Another killer 3rdThur Foto:RE photo review

FotoRE 3rdThur meetup 013

I was super-happy to re-engage with Foto:RE and friends last week for the regular 3rdThur photo review. I missed both June and July meetups due to travel and was very eager to share an image I had captured in late May while out in San Francisco. Will post that as a 1shot once I tune it up.

We got these reviews kicked off back in March and they have been invaluable in both the feedback I’ve received and the large tank of motivation they provide to bring my very best shot every month.

The format is simple: 1 image, 5 minutes, total honesty. Just show up on the 3rd Thursday of the month. For updated deets, just follow Foto:RE on fb or tw or check their website. It’s free-no-pay, but hey man, please buy drinks from our host venue.

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Hespeler hits the streets

A Day and A Night - 2014 195

Last Saturday Hespeler mashed up the art, music, and people out on Queen Street for A Day & A Night festival. I got down there after dinner to see what artists David Hoover and Woody Woodfield had painted up. I shot their work at the Hub a couple years ago. My interest was also piqued by a great piece on Jude Doble’s Red Leather Booth about Hespeler-based print maker Donna Stewart. Oh yeah, and live music in the street. I’m down for that anytime anywhere. Above is a backstage peek at Romeo Sex Fighter pumping out great covers with an awesomely self-deprecating sense of humour.

Click through for a quasi-reasonable number of pics…

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Hub Haps #002-talking photography at The Tannery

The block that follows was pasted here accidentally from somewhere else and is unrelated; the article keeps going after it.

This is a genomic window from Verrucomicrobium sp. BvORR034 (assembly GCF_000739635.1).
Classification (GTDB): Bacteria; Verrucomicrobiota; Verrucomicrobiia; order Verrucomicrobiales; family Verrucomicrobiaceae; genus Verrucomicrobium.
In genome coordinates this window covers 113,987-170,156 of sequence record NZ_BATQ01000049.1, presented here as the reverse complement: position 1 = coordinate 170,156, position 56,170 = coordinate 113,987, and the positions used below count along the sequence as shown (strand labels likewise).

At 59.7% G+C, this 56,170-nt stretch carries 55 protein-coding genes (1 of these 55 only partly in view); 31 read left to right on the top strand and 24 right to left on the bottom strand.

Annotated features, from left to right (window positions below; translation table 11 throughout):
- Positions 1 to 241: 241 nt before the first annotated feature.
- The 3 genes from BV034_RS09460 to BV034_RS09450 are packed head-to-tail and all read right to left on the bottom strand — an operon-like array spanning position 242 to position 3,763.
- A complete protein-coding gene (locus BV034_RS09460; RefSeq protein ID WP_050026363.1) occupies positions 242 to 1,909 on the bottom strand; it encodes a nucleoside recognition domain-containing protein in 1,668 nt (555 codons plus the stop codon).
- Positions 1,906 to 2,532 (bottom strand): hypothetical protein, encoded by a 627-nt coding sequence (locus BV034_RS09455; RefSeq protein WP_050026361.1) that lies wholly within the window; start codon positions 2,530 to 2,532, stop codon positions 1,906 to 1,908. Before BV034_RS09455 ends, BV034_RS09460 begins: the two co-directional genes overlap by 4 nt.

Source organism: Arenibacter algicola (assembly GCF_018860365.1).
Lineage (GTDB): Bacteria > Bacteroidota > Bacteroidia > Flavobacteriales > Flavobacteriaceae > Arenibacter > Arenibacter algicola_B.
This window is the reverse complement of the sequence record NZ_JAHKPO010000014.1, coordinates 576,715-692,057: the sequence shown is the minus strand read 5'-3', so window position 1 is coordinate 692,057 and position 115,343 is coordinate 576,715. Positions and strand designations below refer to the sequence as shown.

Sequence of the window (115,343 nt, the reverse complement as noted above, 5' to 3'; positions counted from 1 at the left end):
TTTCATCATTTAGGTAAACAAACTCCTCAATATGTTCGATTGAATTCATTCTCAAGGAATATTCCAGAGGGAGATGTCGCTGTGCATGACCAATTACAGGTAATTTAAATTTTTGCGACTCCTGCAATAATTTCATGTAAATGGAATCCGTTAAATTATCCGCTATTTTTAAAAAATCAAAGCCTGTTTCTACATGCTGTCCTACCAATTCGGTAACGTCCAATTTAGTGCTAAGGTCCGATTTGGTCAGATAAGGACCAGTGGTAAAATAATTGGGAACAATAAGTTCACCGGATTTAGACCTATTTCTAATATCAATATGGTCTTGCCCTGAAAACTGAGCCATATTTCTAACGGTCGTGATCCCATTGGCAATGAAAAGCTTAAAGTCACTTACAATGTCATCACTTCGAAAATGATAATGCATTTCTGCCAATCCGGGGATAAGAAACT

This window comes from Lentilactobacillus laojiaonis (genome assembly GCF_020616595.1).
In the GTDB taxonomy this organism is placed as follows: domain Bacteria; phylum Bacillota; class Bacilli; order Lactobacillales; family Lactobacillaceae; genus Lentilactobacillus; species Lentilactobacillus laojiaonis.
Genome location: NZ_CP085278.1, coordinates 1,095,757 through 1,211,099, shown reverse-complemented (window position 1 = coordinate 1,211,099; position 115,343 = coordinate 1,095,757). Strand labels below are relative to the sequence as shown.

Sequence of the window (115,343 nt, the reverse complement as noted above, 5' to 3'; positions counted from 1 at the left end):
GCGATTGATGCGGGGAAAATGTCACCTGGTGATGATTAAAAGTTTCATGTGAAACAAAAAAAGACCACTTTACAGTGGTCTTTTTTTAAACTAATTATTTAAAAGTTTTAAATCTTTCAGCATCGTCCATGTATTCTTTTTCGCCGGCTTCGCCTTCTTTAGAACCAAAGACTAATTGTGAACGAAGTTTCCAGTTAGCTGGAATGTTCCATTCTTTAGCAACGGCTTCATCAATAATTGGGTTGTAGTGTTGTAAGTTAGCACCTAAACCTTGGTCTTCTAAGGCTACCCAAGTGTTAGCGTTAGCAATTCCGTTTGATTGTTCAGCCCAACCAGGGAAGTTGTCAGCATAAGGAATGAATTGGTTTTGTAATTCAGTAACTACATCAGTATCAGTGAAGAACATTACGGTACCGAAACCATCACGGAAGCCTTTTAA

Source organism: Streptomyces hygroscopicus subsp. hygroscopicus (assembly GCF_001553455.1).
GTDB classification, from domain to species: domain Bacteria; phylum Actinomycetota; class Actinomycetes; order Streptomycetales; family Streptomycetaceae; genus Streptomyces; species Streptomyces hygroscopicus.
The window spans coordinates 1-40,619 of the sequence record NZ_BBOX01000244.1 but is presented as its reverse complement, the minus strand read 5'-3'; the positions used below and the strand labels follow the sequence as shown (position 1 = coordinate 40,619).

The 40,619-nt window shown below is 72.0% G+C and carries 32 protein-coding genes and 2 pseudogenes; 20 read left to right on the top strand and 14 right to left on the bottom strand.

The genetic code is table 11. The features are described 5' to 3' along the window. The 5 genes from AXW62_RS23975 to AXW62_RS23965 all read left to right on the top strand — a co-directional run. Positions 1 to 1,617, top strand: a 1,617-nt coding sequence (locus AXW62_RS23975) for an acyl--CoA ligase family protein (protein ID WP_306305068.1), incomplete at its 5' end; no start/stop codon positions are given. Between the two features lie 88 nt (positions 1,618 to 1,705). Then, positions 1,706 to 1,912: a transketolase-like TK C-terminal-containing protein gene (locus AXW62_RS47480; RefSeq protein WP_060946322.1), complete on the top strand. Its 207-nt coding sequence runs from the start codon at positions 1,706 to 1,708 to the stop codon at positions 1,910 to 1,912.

Talking Photography at the Tannery

Had a productive conversation about photography on Friday with representation from CAFKA, Christie Digital, Foto:RE, Communitech and the ever-awesome Catherine Bischoff. Stay tuned for more shortly. And let me say that this photo does not do justice to the panoramic projection of forest from the wicked Christie projectors in The Tannery Event Centre where we met.

DW

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Metal for breakfast

Heavy Breakfast - Princess Cafe - 2014-08-24 315

Sunday morning. 7AM. Two heavy metal bands. And pancakes.

That’s what cultural instigator and owner of The Princess Cafe, Marc Lecompte, was serving up at his Heavy Breakfast this past weekend as part of the Uncross Your Arms Fest. Above is the band Total Bummer, with volume cranked to 11.

If you don’t know Marc, and his two great restaurants Princess Cafe and Cheeses Murphy, then you probably are also unaware of how much he’s weaving into the cultural tapestry of Waterloo Region. Marc got on my radar four years back from this Waterloo Chronicle article, and Marc’s DIYDAY event last year highlighted his deep background in the music scene and on-going commitment to the broader ecosystem.

The point of this post was to respond to the oft-uttered “there’s nothing going on here” and not an in-depth look at Marc, but I can’t just post the photos without recognizing that this kind of cool shit doesn’t happen by magic, people! It takes a belief that cultural investment pays back and a willingness to do the work. Are you too busy? Marc’s got two kids under the age of 5 and two restaurants on the go. Kind of makes me feel like I’m slackin’.

If you’re wondering how you can get more involved in the community, I’ll again offer this unsolicited advice: just show up. It’s a good start. Here endeth the sermon, now on to the semi-unreasonable number of photos from the jam…

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On DIY injection molding and living in the future

QuietCoach injection mold trials 008

There are few things more beautiful to me than machined aluminum. So, I was delighted when my friend Brett Shellhammer invited me across the Hub courtyard last week to check out the plastic injection mold he had milled and test driven at TechShop in Detroit. For the uninitiated, injection molding is how the enclosures are created for lots of your plastic consumer goods. You put these two mold halves together like a sandwich and use a big press to force molten plastic through that port in the piece on the left. When you crack the mold open, you have a hard plastic shell the shape of the mold cavity.